A decision by the U.S. Supreme Court in late January in an ERISA case where Schlichter represented workers against Northwestern University—including its medical school—has the potential to reinforce the legal liability of employers, including healthcare organizations, Sweeney said. The court ruled the availability of multiple lower-cost retirement investment options to employees did not excuse mismanagement of the plans that charged excessive fees. The case was sent back and is pending in the U.S. Court of Appeals for the Seventh Circuit.
"[Plaintiffs lawyers] are simply looking at the negative end result, and almost taking that leap, or making the assumption that it has to be the result of a fiduciary breach," Sweeney said. "I think that is a dangerous standard because these plan fiduciaries and committees that companies have put together don't have a crystal ball."
Such cases have inspired a drop in participant investment fees, increased transparency from employers around rates charged, and a decline in conflict-of-interest cases among fiduciaries recommending clients invest in their products, according to research from Boston College's Center for Retirement Research. The researchers also noted the rising legal threat has led to more passive investments by employers and a fear of litigation that could hamper innovation among plan sponsors.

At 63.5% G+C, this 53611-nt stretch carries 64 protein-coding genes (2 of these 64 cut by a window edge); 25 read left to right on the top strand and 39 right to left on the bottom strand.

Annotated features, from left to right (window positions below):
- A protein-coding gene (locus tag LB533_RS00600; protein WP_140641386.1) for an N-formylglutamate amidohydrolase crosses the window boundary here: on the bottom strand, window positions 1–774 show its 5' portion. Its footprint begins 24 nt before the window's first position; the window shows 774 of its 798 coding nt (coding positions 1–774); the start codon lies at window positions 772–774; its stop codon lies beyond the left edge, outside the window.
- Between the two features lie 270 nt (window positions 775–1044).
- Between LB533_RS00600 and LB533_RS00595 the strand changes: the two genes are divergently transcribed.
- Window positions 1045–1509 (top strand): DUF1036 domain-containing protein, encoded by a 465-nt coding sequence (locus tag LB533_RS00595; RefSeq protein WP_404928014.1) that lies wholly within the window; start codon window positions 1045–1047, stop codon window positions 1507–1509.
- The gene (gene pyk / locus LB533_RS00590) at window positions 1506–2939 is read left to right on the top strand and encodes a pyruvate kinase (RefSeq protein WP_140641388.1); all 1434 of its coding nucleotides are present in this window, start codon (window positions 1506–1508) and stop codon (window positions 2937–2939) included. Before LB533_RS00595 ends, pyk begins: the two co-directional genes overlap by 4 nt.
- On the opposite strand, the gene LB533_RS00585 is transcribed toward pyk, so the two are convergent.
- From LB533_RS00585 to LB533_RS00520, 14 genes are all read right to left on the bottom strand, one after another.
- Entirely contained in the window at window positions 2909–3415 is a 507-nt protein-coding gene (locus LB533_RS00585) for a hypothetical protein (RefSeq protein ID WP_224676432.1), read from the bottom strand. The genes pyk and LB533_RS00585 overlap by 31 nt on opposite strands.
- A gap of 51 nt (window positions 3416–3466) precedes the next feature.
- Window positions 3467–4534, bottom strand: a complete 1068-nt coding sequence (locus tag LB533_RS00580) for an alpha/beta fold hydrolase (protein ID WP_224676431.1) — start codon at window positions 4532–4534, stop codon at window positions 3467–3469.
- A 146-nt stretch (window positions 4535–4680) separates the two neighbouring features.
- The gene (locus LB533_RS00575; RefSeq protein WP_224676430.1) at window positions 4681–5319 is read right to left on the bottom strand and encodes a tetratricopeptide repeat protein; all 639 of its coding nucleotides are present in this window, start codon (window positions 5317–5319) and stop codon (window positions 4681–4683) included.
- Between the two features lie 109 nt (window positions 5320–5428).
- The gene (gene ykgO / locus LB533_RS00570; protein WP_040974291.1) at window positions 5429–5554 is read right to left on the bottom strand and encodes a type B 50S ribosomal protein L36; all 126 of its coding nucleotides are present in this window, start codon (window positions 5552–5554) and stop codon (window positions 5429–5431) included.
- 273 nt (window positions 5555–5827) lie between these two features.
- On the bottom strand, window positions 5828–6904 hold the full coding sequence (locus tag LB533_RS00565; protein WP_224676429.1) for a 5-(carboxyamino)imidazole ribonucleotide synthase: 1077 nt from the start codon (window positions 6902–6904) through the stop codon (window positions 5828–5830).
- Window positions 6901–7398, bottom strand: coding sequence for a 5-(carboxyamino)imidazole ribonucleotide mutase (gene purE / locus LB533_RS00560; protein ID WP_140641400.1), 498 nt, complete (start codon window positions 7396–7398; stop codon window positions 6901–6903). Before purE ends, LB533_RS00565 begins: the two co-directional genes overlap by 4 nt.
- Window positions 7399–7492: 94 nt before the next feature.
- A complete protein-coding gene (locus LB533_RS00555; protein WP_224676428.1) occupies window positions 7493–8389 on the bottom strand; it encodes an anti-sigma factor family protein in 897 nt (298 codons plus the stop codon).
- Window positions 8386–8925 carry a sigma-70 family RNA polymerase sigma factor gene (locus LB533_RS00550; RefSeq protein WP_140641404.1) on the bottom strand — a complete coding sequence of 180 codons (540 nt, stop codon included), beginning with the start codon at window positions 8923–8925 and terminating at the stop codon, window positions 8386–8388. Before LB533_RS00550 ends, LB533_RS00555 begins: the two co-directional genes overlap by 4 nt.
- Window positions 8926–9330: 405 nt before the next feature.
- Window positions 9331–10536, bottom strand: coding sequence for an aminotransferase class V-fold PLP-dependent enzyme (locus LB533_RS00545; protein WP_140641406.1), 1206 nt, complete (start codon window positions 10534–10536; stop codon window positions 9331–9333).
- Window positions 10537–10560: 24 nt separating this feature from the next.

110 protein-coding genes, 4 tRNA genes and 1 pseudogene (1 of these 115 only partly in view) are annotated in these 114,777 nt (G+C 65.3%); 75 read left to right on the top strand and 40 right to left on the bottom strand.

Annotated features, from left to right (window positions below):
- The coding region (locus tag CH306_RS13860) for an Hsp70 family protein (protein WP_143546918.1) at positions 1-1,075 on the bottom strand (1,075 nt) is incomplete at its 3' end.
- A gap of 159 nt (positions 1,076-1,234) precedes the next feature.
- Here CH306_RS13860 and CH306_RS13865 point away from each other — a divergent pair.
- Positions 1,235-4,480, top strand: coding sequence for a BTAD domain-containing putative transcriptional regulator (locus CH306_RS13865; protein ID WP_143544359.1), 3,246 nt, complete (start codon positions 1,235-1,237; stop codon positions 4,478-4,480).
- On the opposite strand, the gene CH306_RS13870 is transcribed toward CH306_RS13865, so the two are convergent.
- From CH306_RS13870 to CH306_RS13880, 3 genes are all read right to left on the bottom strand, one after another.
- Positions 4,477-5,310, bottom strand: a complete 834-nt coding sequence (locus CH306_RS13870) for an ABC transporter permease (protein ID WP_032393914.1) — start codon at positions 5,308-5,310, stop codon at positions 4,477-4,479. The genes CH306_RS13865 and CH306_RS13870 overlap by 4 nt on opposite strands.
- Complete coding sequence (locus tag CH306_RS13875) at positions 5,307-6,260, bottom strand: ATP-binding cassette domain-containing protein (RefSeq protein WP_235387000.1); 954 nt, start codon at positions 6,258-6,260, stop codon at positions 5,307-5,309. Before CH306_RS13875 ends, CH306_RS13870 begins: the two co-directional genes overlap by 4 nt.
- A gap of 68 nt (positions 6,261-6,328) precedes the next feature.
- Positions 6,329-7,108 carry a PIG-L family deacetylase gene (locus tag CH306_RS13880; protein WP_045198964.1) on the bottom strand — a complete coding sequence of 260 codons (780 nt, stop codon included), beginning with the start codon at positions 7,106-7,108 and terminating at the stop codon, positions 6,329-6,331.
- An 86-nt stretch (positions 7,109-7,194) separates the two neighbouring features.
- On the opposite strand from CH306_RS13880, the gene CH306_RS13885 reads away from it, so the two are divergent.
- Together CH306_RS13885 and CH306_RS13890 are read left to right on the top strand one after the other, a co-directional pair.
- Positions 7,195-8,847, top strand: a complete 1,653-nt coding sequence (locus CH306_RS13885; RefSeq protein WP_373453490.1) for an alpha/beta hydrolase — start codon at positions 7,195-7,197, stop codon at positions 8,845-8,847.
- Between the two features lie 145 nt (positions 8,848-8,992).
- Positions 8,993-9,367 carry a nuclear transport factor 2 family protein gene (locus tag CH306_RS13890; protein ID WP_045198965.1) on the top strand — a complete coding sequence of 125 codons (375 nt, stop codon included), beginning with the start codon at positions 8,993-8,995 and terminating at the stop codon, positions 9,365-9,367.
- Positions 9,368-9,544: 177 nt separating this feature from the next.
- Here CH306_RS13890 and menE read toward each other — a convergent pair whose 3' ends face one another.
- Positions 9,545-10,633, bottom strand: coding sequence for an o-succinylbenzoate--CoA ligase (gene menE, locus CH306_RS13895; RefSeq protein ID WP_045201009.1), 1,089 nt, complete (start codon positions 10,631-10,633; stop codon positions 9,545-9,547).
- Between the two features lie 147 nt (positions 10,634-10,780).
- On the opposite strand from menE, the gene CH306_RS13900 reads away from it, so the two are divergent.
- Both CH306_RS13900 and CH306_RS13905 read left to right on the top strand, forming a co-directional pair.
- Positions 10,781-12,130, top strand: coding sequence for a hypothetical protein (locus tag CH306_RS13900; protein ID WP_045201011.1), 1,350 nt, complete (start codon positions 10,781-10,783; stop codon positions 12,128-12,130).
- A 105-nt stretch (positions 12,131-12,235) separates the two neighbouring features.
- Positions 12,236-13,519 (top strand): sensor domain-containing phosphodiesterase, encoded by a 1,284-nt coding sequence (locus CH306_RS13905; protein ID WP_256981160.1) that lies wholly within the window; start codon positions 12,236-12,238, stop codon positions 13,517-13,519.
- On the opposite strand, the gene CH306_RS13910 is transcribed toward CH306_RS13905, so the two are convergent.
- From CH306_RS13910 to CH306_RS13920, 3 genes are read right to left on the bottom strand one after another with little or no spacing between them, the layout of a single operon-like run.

The next employer targets of the 401(k) legal frenzy? Smaller healthcare companies that offer employee retirement plans, Sheaks said, pointing to the case filed at the end of last month against Molina Healthcare as an example. Seven former employers filed a lawsuit against the insurer seeking class-action status, alleging the company's fiduciaries charged excessive fees and improperly managed the $740.9 million plan.
She said she also expects multiple employer plans sponsored by state hospital associations to become targets, as well as pooled plans from service providers like Aon Hewitt.
Companies can protect themselves by thoroughly documenting their process for choosing investments and fiduciaries, policies and procedures for evaluating their investments and their benchmark targets, Sheaks said.
"ERISA does not require a particular outcome," she said. "It does not say you have to have the best investment, or the cheapest service provider. You just have to have a prudent path."
Finding companies to target can be easy since every retirement plan must file information with the Department of Labor about the plan's assets, number of participants, investment vendors, independent audits and more. The reports are published annually on the department's website and can be downloaded for free.
The healthcare industry is a natural target for these cases, since healthcare makes up such a large portion of the economy and its organizations tend to be larger than most businesses, said James Miller, a partner at law firm Miller Shah.
Miller's firm represents workers in approximately 2,000 ERISA cases nationwide, with about 35% of them against healthcare companies, including Yale New Haven Health System in Connecticut, Beth Israel Deaconess Medical Center in Boston and Prime Healthcare in California.
"Healthcare is obviously a very significant part of the economy," he said. "Participants are more likely, by virtue of math, to pursue a claim."